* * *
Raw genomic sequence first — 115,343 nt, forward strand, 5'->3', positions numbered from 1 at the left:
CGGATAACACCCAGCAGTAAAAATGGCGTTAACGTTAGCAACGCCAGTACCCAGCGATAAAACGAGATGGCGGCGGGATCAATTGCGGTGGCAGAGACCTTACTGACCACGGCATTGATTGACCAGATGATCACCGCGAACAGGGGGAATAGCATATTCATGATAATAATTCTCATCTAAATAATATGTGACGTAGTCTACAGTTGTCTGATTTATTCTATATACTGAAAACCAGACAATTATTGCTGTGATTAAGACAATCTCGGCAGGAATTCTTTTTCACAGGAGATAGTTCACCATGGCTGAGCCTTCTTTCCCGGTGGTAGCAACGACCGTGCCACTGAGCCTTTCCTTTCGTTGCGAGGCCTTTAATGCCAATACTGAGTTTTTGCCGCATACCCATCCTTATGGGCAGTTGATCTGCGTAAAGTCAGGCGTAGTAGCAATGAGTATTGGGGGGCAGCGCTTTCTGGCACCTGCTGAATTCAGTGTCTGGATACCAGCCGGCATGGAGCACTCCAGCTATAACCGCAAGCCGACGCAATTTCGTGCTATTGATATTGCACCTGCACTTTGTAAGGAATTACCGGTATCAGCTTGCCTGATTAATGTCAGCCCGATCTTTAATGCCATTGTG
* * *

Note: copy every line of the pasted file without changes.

Raw genomic sequence first — 115,343 nt, forward strand, 5'->3', positions numbered from 1 at the left:
CGGATAACACCCAGCAGTAAAAATGGCGTTAACGTTAGCAACGCCAGTACCCAGCGATAAAACGAGATGGCGGCGGGATCAATTGCGGTGGCAGAGACCTTACTGACCACGGCATTGATTGACCAGATGATCACCGCGAACAGGGGGAATAGCATATTCATGATAATAATTCTCATCTAAATAATATGTGACGTAGTCTACAGTTGTCTGATTTATTCTATATACTGAAAACCAGACAATTATTGCTGTGATTAAGACAATCTCGGCAGGAATTCTTTTTCACAGGAGATAGTTCACCATGGCTGAGCCTTCTTTCCCGGTGGTAGCAACGACCGTGCCACTGAGCCTTTCCTTTCGTTGCGAGGCCTTTAATGCCAATACTGAGTTTTTGCCGCATACCCATCCTTATGGGCAGTTGATCTGCGTAAAGTCAGGCGTAGTAGCAATGAGTATTGGGGGGCAGCGCTTTCTGGCACCTGCTGAATTCAGTGTCTGGATACCAGCCGGCATGGAGCACTCCAGCTATAACCGCAAGCCGACGCAATTTCGTGCTATTGATATTGCACCTGCACTTTGTAAGGAATTACCGGTATCAGCTTGCCTGATTAATGTCAGCCCGATCTTTAATGCCATTGTG